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579 posts

Ultimate Geek
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Topic # 224072 1-Nov-2017 11:09
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I want maximum performance, with the widest range, and hopefully a single wireless network name.

I just bought two D-Link DAP-1360's. They are the latest release "F".

I plan on hooking them both up to a network switch, with Ethernet cables to each DAP-1360's LAN port.

One DAP-1360 will be on one side of my home, and the other one on the other side of my home.

There will be overlapping WiFi signals between the two.

I'm confused on how set up the second DAP-1360.

Is the "extender mode" only using Wi-Fi signals, and ignoring the LAN port?


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Uber Geek
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  Reply # 1893562 1-Nov-2017 12:22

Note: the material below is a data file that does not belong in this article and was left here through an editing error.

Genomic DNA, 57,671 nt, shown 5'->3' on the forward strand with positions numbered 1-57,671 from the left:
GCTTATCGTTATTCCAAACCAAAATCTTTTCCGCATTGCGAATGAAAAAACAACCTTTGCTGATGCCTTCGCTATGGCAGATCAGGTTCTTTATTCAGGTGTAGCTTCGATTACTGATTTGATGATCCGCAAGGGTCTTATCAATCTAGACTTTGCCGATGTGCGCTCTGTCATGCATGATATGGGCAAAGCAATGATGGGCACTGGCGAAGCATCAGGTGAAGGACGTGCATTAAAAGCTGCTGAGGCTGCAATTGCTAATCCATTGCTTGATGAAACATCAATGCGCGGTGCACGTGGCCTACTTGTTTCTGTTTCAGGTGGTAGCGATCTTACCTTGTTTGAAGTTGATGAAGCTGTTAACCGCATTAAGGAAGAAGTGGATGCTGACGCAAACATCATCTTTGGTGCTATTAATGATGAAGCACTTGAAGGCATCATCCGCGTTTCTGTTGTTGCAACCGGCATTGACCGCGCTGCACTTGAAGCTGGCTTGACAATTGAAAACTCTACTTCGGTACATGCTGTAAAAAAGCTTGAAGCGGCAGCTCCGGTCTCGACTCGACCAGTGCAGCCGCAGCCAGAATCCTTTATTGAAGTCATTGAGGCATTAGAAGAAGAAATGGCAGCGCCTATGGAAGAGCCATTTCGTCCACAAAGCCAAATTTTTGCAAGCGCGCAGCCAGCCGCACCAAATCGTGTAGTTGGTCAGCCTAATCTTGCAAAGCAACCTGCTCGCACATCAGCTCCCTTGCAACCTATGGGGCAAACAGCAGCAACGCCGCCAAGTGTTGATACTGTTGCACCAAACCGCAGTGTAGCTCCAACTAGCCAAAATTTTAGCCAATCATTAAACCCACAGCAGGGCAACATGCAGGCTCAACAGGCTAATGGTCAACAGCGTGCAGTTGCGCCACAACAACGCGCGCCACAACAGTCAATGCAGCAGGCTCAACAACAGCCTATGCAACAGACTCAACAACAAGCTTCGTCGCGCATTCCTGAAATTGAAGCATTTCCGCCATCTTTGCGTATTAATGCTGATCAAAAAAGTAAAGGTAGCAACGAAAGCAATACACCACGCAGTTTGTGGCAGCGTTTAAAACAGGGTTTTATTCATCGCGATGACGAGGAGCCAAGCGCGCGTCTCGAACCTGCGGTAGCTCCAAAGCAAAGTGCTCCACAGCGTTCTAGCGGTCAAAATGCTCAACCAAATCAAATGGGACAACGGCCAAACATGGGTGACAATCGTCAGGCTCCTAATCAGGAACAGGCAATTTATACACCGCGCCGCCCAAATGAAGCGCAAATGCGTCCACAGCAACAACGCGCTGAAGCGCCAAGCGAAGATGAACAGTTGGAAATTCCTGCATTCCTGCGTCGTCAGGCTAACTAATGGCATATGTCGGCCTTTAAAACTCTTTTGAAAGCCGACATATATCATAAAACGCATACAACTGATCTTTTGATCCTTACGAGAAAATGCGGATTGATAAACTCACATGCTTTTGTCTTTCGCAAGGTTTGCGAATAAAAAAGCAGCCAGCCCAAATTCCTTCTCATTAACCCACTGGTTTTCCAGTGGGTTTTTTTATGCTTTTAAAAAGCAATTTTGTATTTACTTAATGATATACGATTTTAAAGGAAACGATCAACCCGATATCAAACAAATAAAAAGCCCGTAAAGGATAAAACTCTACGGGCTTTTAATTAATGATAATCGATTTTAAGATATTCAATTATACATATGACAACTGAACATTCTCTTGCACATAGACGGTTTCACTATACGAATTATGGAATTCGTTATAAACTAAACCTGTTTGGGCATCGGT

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Set both to access point mode. Same SSID, same password.


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Ultimate Geek
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  Reply # 1893594 1-Nov-2017 12:45
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Depending on the access points you might not get hand off to the best performing AP and might get stuck on the initial AP until you lose signal from the initial AP completely.


 
 
 
 




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Ultimate Geek
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  Reply # 1893604 1-Nov-2017 13:01
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I got suggestions to put

- use one SSID and password for all AP's

- put each on different channels

- for each, set up different DHCP server ranges

Is it up to the client, like a phone, to use the strongest signal as I walk around the house?

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  Reply # 1893606 1-Nov-2017 13:06